Examples of resources that we’ve uploaded (in Spanish)
- Help get Pastors involved in Missions
- What is an unreached people group and why?
- Search Mission Resources
Praise God for the demand for these mission resources and that it’s constantly increasing. We work with two websites that together have more than 20,000 visits per month. There are plans now to have this translated into English and French.
- Thank God for our little web team
- Pray for Chris Conti and her team who produce the content
- Pray that the Latin American church becomes a powerhouse in sending missionaries - especially to the unreached.
The ladies conference went very well and we had about 45 people attend which is a big jump from the 15 who attend the weekly meetings. The theme was “Loved by God” and we certainly think they got the message. We also found they loved the ‘Pineapple story’ which is a challenging story and they could relate to it. A picture tells a thousand stories so below are some photos.
I made a silly face to make them smile and they did.
We still have a slight generational difference, especially in terms of education but God is slowly breaking down barriers. At the last meeting I asked everyone to comment about what they were learning from God and 95% were confident enough to respond which is a big step forward and an encouragement. Some of the ladies went up to the kids club (at church plant) yesterday to serve Christmas treats and give a small gift. How wonderful is that? They’re serving others.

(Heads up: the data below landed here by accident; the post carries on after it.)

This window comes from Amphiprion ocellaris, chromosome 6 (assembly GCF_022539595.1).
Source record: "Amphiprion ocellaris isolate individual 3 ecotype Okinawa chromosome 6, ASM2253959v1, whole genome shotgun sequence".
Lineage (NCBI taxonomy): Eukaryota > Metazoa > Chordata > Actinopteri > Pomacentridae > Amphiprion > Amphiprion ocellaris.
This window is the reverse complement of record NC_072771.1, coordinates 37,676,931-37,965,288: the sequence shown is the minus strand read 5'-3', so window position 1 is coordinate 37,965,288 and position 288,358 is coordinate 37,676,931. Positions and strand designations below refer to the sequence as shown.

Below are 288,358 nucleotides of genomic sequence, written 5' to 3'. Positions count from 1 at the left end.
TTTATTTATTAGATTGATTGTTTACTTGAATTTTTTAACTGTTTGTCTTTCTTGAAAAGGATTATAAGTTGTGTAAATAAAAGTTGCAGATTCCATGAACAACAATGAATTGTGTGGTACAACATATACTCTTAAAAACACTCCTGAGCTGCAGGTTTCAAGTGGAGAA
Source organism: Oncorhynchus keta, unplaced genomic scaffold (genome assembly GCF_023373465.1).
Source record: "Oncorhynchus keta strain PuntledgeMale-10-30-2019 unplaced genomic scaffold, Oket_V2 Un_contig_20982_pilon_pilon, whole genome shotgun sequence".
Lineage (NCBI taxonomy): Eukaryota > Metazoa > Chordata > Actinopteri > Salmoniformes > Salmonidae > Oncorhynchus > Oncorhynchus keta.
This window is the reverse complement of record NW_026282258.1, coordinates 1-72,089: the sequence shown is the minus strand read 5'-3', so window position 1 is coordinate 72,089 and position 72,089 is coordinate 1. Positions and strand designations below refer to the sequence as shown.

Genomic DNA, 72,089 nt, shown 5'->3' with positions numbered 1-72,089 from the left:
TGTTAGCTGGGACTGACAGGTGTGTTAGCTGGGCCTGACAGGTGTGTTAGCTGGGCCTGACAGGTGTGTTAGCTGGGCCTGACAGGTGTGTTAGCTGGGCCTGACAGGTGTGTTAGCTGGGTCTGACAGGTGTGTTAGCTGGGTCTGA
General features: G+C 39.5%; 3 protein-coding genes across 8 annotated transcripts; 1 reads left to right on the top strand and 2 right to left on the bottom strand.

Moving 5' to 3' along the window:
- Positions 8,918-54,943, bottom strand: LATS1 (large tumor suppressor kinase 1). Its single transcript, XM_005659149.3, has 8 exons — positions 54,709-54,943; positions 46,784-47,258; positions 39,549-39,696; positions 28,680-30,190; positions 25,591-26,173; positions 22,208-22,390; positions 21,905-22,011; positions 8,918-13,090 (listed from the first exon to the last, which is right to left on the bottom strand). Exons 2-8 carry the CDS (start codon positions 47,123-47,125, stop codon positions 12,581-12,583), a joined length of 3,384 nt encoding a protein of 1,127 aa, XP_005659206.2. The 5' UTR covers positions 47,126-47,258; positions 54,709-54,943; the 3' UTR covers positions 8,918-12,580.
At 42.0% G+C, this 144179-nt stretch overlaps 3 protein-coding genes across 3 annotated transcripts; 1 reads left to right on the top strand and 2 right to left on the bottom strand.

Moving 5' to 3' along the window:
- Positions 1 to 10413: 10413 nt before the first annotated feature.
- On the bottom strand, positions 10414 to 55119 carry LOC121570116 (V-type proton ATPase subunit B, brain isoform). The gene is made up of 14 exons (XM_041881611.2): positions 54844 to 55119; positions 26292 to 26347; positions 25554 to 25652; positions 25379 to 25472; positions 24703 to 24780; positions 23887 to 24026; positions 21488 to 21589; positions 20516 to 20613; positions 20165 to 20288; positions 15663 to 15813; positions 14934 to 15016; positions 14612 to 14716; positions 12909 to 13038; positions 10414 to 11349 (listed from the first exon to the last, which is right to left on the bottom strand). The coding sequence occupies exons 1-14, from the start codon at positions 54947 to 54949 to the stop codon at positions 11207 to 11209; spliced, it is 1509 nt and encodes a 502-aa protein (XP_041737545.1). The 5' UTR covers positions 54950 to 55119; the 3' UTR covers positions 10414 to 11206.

This is where the seed was first planted in my heart last Mother’s day- the idea of teaching women about God’s love and empowering them to serve. It is almost full circle… So join me in praying that by Mother’s day 2018 (May) we can see the women’s group leaders teaching the kids club mothers. Now that is my dream… Let us see what God has planned.
Many ladies are from the Quechua speaking highlands. Very different to student ministry with modern youth.
We provided lunch and a craft for the ladies.
Ana is a faithful servant with good questions and willingness to learn. Rosa is a great spiritual leader who is now using her own examples in teaching the ladies. Pray for them.
Amanda - a beloved friend, talked about God's love for us and how we can love our spouses and families.
- Don't try and to sleep before 11:30 and 12:30 as you will be woken by the continuous noise at surprisingly close proximity - fireworks - they love them here.
- Most evangelical churches don't have services Christmas eve or on the 25th. We miss this tradition. This year was an exception because Christmas eve was on Sunday.